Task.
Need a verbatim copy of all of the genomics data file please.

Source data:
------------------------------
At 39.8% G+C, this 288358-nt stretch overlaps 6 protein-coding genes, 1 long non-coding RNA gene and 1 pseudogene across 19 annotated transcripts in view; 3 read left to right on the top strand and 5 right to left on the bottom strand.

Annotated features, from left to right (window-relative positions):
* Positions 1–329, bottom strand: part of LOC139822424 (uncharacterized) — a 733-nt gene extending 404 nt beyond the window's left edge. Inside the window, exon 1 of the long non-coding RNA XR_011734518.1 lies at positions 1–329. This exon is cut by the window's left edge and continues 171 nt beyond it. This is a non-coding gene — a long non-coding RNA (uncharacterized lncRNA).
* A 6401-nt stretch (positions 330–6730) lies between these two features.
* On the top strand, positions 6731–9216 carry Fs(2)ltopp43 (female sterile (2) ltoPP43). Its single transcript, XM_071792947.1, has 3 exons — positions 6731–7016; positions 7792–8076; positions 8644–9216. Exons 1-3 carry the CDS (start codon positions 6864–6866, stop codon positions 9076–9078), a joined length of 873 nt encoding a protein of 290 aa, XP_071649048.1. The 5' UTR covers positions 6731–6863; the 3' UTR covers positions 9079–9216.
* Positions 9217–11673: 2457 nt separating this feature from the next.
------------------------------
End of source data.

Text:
At 39.8% G+C, this 288358-nt stretch overlaps 6 protein-coding genes, 1 long non-coding RNA gene and 1 pseudogene across 19 annotated transcripts in view; 3 read left to right on the top strand and 5 right to left on the bottom strand.

Annotated features, from left to right (window-relative positions):
* Positions 1–329, bottom strand: part of LOC139822424 (uncharacterized) — a 733-nt gene extending 404 nt beyond the window's left edge. Inside the window, exon 1 of the long non-coding RNA XR_011734518.1 lies at positions 1–329. This exon is cut by the window's left edge and continues 171 nt beyond it. This is a non-coding gene — a long non-coding RNA (uncharacterized lncRNA).
* A 6401-nt stretch (positions 330–6730) lies between these two features.
* On the top strand, positions 6731–9216 carry Fs(2)ltopp43 (female sterile (2) ltoPP43). Its single transcript, XM_071792947.1, has 3 exons — positions 6731–7016; positions 7792–8076; positions 8644–9216. Exons 1-3 carry the CDS (start codon positions 6864–6866, stop codon positions 9076–9078), a joined length of 873 nt encoding a protein of 290 aa, XP_071649048.1. The 5' UTR covers positions 6731–6863; the 3' UTR covers positions 9079–9216.
* Positions 9217–11673: 2457 nt separating this feature from the next.